I'm not suggesting you should actively seek out opportunities to suck and fail in the name of drama: but you should certainly be aware that the risk of failure is always going to be there in any co-operative game worth the playing. Smart players will not try to create mechanics to fudge away risk. Instead they will take account of it, and actively work to minimise the risks to which they expose their characters (for what else were situational modifiers created?).

Stop. Think. Research. Plan. Choose your own battlefield and terms of engagement. Weight the odds in your favour any way you can. Then run screaming into harm's way.
Remember: Rainbow Six; not Halo.

All this theory aside, having "75 characters die over 2 years" in a single campaign doesn't sound to me like the result of a policy of thoughtful, tactically astute play. If anything, it sounds more like a lemming-like rush to self-immolation. The first lesson I for one would take from this hecatomb is: "Stop running at things with your head son."

I think there is something of a disconnect in understanding of how story works in RPGs. Tom seems to think in terms of designated protagonists and 'achieving the mission', whereas I - and quite a few of the OSR - think in terms of potential heroes in an emergent story. Unlike a Hollywood film if things go badly in an RPG then the original 'intended script' gets torn up and a new one is written in by events. Through the choices the players make the session stops being the story of "Our glorious victory over the Trollish Horde" and instead becomes the tale of "The day we fought a doomed last stand against overwhelming odds" or "That time we got our butts ignominiously handed to us by the Trolls" (which varies by player skill and degree of situational hilarity).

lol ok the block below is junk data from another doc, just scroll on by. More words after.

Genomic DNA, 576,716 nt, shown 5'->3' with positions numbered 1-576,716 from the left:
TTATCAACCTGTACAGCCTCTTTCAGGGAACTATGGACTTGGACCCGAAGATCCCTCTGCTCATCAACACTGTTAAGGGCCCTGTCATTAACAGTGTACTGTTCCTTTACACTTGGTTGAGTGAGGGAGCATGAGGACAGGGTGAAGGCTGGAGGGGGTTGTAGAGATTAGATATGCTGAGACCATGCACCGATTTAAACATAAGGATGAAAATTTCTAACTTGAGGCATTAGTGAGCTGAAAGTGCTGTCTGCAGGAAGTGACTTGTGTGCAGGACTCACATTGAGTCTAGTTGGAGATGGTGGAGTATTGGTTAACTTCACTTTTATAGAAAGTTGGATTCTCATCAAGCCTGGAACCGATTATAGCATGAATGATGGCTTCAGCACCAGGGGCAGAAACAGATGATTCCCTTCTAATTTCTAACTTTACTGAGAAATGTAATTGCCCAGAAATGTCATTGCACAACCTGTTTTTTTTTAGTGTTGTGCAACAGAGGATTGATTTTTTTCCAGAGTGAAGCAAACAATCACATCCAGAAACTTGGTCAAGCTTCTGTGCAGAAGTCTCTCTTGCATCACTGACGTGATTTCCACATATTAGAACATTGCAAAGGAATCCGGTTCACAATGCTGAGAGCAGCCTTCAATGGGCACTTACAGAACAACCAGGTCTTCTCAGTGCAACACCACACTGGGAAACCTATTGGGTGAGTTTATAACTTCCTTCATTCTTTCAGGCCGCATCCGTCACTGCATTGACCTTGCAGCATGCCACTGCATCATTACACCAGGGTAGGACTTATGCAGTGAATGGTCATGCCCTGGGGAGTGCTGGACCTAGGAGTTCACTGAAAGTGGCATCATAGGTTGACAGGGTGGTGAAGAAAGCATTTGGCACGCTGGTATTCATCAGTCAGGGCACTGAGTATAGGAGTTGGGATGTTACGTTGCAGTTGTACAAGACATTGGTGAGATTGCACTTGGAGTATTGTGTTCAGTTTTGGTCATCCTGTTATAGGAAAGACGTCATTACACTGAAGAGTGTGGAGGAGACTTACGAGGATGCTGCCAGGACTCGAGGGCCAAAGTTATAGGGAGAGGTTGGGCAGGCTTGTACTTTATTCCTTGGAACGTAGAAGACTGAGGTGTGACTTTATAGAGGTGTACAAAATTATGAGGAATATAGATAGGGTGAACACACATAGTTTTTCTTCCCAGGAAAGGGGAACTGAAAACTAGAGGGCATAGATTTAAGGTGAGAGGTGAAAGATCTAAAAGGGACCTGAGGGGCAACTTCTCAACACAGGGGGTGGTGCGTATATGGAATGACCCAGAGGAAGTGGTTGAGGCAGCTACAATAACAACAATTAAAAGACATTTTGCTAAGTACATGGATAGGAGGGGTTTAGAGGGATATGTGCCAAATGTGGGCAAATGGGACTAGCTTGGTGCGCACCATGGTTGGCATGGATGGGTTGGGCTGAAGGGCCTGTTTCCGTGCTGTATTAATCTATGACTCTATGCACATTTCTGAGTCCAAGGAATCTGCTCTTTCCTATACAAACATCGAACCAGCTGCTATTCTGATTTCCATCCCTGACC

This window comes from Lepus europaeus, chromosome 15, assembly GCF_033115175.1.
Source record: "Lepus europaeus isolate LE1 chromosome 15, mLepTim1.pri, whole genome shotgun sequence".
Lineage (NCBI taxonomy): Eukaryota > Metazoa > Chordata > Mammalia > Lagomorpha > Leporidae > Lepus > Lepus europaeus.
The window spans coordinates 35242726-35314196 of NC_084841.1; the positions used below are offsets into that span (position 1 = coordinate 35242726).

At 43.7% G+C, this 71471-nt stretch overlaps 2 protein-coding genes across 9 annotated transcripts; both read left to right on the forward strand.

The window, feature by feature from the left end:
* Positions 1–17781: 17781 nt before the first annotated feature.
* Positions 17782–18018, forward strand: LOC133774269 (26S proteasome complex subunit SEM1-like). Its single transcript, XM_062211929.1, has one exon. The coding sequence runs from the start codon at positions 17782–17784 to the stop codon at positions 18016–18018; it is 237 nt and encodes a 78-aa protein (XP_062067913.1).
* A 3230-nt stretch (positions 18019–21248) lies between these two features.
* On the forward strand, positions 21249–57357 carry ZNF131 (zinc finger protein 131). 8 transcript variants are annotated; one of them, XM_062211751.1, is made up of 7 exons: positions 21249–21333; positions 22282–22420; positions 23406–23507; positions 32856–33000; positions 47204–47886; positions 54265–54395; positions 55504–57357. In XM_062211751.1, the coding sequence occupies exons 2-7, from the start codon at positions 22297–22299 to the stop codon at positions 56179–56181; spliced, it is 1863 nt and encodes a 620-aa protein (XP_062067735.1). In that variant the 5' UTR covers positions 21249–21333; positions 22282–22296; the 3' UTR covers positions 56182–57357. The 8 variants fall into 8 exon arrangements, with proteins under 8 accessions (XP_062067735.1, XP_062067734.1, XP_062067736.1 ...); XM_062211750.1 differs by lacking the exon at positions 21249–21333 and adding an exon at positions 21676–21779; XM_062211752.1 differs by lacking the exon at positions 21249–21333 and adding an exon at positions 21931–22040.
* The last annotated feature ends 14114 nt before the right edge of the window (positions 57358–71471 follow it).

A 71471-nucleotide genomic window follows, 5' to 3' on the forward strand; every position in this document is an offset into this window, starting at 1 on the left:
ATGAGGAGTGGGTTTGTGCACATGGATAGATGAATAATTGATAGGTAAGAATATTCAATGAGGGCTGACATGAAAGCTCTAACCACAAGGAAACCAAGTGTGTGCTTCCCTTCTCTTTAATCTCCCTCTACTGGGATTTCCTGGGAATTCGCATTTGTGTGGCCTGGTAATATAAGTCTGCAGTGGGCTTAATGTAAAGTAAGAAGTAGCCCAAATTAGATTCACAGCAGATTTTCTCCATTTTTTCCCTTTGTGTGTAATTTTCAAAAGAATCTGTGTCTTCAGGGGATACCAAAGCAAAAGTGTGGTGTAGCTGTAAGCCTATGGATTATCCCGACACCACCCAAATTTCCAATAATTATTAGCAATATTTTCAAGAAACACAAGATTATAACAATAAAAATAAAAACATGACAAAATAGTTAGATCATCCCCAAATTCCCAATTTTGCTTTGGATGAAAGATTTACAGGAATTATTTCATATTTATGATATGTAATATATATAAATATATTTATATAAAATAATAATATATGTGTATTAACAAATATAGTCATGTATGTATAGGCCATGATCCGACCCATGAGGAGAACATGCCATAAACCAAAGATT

"Suddenly the player, not the GM got to decide exactly how lenient the rules would be for them... The Die Hards could still start their character at zero fate, spend their extra attribute points on enormous strengths and dexes, but if the dice killed them; they died, no excuses."
- Tom W at The Core Mechanic

Erm, call me an oddball if you will, but the players should already be doing this by careful, skilful play. Cinematic gaming does not, and should not, equate to plot immunity. The knowledge that there is no meaningful threat to the characters (be it to their persons, or the agenda they are trying to advance) sucks all the drama out of a story. Immunity to death is especially bad for this. Plot armour leaves no room for Boromir's last stand; no room for King Theoden's doomed stand against the Witch-King; no room for El Cid; no room for Druss; and no room for most of Kurosawa.

Sometimes failure is the right answer, and true heroes make their own luck.

Thoughts? Opinions? Brickbats and flung excrement?

note: Dan Collins (of Diminutive20 and OED fame and a man who abhors Fate mechanics) weighs in on the related subject of coddling players and the interesting question of what adversity reveals about character.

Thursday, 14 May 2009

The Teachings of Rients, also Knockspell

Rients-san has spoken! He has vouchsafed unto the oldschoolians the Miscellaneum of Cinder, which you can now get for a pittance at lulu (and are stealing the food from the mouths of his children for so doing. Buy many copies!). Everyone reading this will already know that he is also graciously offering Special Edition copies to those who send trinkits which amuse his ancient and subtle mind.

Capsule review: This is 36 pages of top stuff. I LOLed, several times. I also seethed that I didn't think of half the stuff in there myself (only ever a good sign). I imagine that having this to hand during a game will be the equivalent of having Obi-Wan whisper "Use the Force Luke!" as you hurtle desperately down the weekly DMing trench wondering how you got yourself into this jackass situation again.

However - and here follows a caveat of positively Maliszewskean gravity - as with disengaging a sophisticated targeting computer and instead firing blindly like some ignorant farmboy somehow given control of a precision flying machine, using this little volume on your game may end badly. But, even if mis-using the advice therein results in an ignominious Porkinsdeath it'll doubtless be spectacular and hilarious (and thus worthy of a tearful "Jeff broke my game" blog post which will garner many consoling comments of "Cri maor plz").